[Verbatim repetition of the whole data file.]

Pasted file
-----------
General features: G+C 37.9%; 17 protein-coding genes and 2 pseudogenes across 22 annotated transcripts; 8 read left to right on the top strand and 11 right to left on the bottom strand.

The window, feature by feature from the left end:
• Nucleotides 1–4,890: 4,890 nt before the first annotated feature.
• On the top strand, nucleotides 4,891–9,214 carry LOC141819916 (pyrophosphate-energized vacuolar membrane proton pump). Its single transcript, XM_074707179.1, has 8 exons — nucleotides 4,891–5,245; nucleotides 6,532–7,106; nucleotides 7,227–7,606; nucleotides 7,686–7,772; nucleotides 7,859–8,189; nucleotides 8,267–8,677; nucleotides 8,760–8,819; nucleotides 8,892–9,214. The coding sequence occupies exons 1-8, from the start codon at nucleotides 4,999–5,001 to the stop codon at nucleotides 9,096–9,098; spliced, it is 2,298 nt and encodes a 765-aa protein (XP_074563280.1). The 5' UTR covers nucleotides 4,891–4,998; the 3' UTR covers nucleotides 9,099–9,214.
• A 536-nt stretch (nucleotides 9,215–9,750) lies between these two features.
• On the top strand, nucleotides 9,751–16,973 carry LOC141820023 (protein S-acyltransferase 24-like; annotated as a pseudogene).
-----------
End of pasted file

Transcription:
General features: G+C 37.9%; 17 protein-coding genes and 2 pseudogenes across 22 annotated transcripts; 8 read left to right on the top strand and 11 right to left on the bottom strand.

The window, feature by feature from the left end:
• Nucleotides 1–4,890: 4,890 nt before the first annotated feature.
• On the top strand, nucleotides 4,891–9,214 carry LOC141819916 (pyrophosphate-energized vacuolar membrane proton pump). Its single transcript, XM_074707179.1, has 8 exons — nucleotides 4,891–5,245; nucleotides 6,532–7,106; nucleotides 7,227–7,606; nucleotides 7,686–7,772; nucleotides 7,859–8,189; nucleotides 8,267–8,677; nucleotides 8,760–8,819; nucleotides 8,892–9,214. The coding sequence occupies exons 1-8, from the start codon at nucleotides 4,999–5,001 to the stop codon at nucleotides 9,096–9,098; spliced, it is 2,298 nt and encodes a 765-aa protein (XP_074563280.1). The 5' UTR covers nucleotides 4,891–4,998; the 3' UTR covers nucleotides 9,099–9,214.
• A 536-nt stretch (nucleotides 9,215–9,750) lies between these two features.
• On the top strand, nucleotides 9,751–16,973 carry LOC141820023 (protein S-acyltransferase 24-like; annotated as a pseudogene).